Chair of CARICOM, Prime Minister Ralph Gonsalves, chats with his regional colleagues ahead of the Heads of Government meeting on Monday. (IWN photo)

Prime Minister Ralph Gonsalves says he is hoping that the CARICOM heads of Government meeting underway in St. Vincent and the Grenadines will make more than baby steps on the legalization of marijuana for medicinal purposes.

He further said that his push for the region to debate the decriminalization of the drug for medicinal and religious purposes is not an election ploy, ahead of the next poll, constitutionally due at the end of 2015.

Gonsalves, who is chair of CARICOM, last year called for a regional discussion on the legalisation of marijuana for medicinal purposes.

He told I-Witness News on Monday morning that the CARICOM Secretariat is scheduled to present to the two-day inter-sessional meeting of CARICOM leaders, desk research on medical marijuana.

The research will include suggested alterations to the existing law which addresses proscription for social and religious uses.

“But I am hoping that we take more than baby steps in addressing the issues,” he told I-Witness News.

Gonsalves said that, in the case of St. Vincent and the Grenadines, although marijuana has in the past provided a livelihood for a number of persons, particularly “forest users”, the contribution to the economy, in his assessment, has not been significant.

He said a significant contribution rises to the level of banana during its heyday as the main sector of the economy, tourism or remittances, which represent 7 per cent of GDP.

Gonsalves further said that marijuana has no doubt contributed “here or there” to individual persons or communities in lifting themselves out of poverty and indigence.

“On my side, we haven’t seen a significant contribution of this plant,” he said.

http://www.youtube.com/watch?v=hHz9LImdaJE

He further told I-Witness News that given what is taking place globally, and particularly in the United States, 20 states have decriminalised marijuana for medical purposes, and seeing the extent of revenue that can be garnered by those states, he would like to see CARICOM nations move in that direction.

“Certainly, there is a case to be made to liberalize the existing harsh laws, particularly for small quantities for personal or religious uses,” he said.

He further stated that there are possibilities in the discourse that is taking place but there are also challenges which remain.

He said the federal government in the United States, “which cannot be taken for granted”, still holds the line in accordance with the United Nation’s convention on psychotropic substances — that they should not be legalised.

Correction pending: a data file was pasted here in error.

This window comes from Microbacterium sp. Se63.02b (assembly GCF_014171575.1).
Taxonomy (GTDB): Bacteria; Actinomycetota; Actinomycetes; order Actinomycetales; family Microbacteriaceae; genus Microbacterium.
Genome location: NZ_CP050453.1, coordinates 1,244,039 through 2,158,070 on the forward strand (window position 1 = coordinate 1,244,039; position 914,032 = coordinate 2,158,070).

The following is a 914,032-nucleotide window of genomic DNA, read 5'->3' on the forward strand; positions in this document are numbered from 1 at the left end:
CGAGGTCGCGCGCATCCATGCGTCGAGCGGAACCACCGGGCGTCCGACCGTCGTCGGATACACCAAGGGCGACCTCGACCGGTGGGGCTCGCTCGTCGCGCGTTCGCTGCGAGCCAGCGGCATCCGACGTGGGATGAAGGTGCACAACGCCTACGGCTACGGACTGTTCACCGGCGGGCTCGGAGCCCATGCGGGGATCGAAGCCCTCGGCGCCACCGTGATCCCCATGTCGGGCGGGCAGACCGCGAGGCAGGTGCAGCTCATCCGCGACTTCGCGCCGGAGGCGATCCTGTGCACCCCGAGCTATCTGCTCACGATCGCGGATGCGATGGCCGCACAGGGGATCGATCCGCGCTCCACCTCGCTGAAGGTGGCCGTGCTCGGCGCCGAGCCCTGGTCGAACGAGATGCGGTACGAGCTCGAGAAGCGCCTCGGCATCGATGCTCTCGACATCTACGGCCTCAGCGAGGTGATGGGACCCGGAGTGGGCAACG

“So, all those are questions which will have to be addressed on an on-going basis,” he said.

But the topic of medical marijuana had not come up for discussion when the meeting of regional leaders adjourned Monday night.

Gonsalves told journalists that medical marijuana is expected to be discussed on Tuesday, the second and final day of the summit.

He noted that Colorado made US$2 million in revenue from the sale of medical marijuana.

“It’s an idea, the time of which has come,” he further told journalists.

Asked to respond to his critics who say that the medical marijuana discussion that Gonsalves asked last year to be placed on the agenda of CARICOM was an election gimmick, he said:

“I am almost two years away from an election. In any event, good policy is good politics.

“If I didn’t do it, the story would be I am afraid to do it because it ain’t good politics. The point is this, I meant I am having this conversation and wanting this mature conversation because I think it is a serious subject for discussion.

“We cannot continue, frankly with the drug policies that we have had over the years,” Gonsalves said.

“I am not talking about legalizing marijuana. The discussion is about decriminalization it in respect of medical marijuana, and very small quantities regarding use for social and religious purposes, but not to be made available for anyone under the age of 18.”

Asked if his government will follow Jamaica’s lead and move towards medical marijuana regardless of CARICOM’s position, Gonsalves said:

“Jamaica is a population of nearly 3 million and they may feel that they can move even though there is not any final agreement within CARICOM. But I am hoping that coming out of here we wouldn’t have baby steps, that there would be some steps going forward.”

He further said a poll last year showed that Vincentians are split down the middle on the medical marijuana issue.